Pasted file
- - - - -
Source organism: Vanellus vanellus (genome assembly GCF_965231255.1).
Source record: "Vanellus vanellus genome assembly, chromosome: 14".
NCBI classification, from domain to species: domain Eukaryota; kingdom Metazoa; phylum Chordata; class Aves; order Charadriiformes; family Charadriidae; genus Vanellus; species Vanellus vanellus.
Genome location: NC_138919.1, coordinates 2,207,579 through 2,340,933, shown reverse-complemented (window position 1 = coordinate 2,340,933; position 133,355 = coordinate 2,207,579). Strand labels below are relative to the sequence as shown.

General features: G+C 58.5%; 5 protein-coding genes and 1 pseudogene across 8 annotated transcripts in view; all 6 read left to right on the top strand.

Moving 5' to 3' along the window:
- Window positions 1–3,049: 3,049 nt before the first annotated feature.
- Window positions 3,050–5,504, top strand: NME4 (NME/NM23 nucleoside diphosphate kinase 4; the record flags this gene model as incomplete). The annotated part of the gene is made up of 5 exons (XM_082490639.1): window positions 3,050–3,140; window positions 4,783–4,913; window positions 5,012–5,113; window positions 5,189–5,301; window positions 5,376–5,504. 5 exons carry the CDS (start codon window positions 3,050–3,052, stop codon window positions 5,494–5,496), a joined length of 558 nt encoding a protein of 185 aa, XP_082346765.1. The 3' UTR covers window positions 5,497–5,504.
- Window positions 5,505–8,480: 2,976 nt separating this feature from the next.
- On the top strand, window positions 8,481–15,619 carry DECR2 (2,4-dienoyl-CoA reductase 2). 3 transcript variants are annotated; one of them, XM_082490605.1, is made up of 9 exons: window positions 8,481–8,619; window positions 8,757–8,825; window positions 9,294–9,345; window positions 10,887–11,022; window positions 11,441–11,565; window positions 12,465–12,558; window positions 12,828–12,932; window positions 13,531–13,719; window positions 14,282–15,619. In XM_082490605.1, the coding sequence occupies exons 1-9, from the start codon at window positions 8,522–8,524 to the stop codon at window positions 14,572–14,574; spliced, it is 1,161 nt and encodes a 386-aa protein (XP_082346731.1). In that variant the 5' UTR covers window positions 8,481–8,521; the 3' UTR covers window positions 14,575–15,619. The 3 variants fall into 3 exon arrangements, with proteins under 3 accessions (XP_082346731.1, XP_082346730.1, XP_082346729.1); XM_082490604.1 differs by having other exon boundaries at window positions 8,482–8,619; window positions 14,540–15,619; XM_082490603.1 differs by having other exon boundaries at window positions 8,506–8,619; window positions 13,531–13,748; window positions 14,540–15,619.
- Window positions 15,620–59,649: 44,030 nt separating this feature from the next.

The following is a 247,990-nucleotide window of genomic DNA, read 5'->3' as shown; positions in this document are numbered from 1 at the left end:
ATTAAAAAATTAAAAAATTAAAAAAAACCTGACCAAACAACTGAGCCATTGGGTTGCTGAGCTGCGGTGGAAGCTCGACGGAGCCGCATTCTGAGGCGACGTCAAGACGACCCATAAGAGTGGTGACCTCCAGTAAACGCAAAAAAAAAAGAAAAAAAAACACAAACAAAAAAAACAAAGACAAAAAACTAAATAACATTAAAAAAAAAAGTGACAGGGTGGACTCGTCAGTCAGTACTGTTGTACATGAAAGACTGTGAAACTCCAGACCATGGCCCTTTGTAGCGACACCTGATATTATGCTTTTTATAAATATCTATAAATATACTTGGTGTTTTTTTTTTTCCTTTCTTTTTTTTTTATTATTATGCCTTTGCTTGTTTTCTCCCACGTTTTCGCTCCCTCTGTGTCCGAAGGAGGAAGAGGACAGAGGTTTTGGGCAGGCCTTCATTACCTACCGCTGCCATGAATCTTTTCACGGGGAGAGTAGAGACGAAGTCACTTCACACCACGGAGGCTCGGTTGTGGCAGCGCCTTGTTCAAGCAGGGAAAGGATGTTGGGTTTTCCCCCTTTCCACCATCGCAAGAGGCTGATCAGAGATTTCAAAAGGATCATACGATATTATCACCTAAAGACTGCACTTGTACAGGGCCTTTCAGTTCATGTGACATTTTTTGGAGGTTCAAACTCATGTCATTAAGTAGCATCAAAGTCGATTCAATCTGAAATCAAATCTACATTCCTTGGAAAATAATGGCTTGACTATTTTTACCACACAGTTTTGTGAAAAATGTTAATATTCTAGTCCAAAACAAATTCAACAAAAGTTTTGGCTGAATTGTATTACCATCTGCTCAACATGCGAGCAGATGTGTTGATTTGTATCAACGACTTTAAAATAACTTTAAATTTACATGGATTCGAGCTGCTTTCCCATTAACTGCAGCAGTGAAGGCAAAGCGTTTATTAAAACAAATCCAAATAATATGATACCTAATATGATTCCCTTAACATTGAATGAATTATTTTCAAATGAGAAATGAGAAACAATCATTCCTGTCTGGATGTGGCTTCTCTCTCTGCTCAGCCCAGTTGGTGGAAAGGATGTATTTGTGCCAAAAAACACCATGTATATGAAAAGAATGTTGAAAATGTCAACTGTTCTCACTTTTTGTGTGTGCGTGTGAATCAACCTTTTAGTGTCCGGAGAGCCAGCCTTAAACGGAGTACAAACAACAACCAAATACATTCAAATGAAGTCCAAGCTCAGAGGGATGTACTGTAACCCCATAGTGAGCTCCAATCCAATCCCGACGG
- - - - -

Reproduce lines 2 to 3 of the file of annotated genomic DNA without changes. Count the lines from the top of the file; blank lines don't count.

Source record: "Vanellus vanellus genome assembly, chromosome: 14".
NCBI classification, from domain to species: domain Eukaryota; kingdom Metazoa; phylum Chordata; class Aves; order Charadriiformes; family Charadriidae; genus Vanellus; species Vanellus vanellus.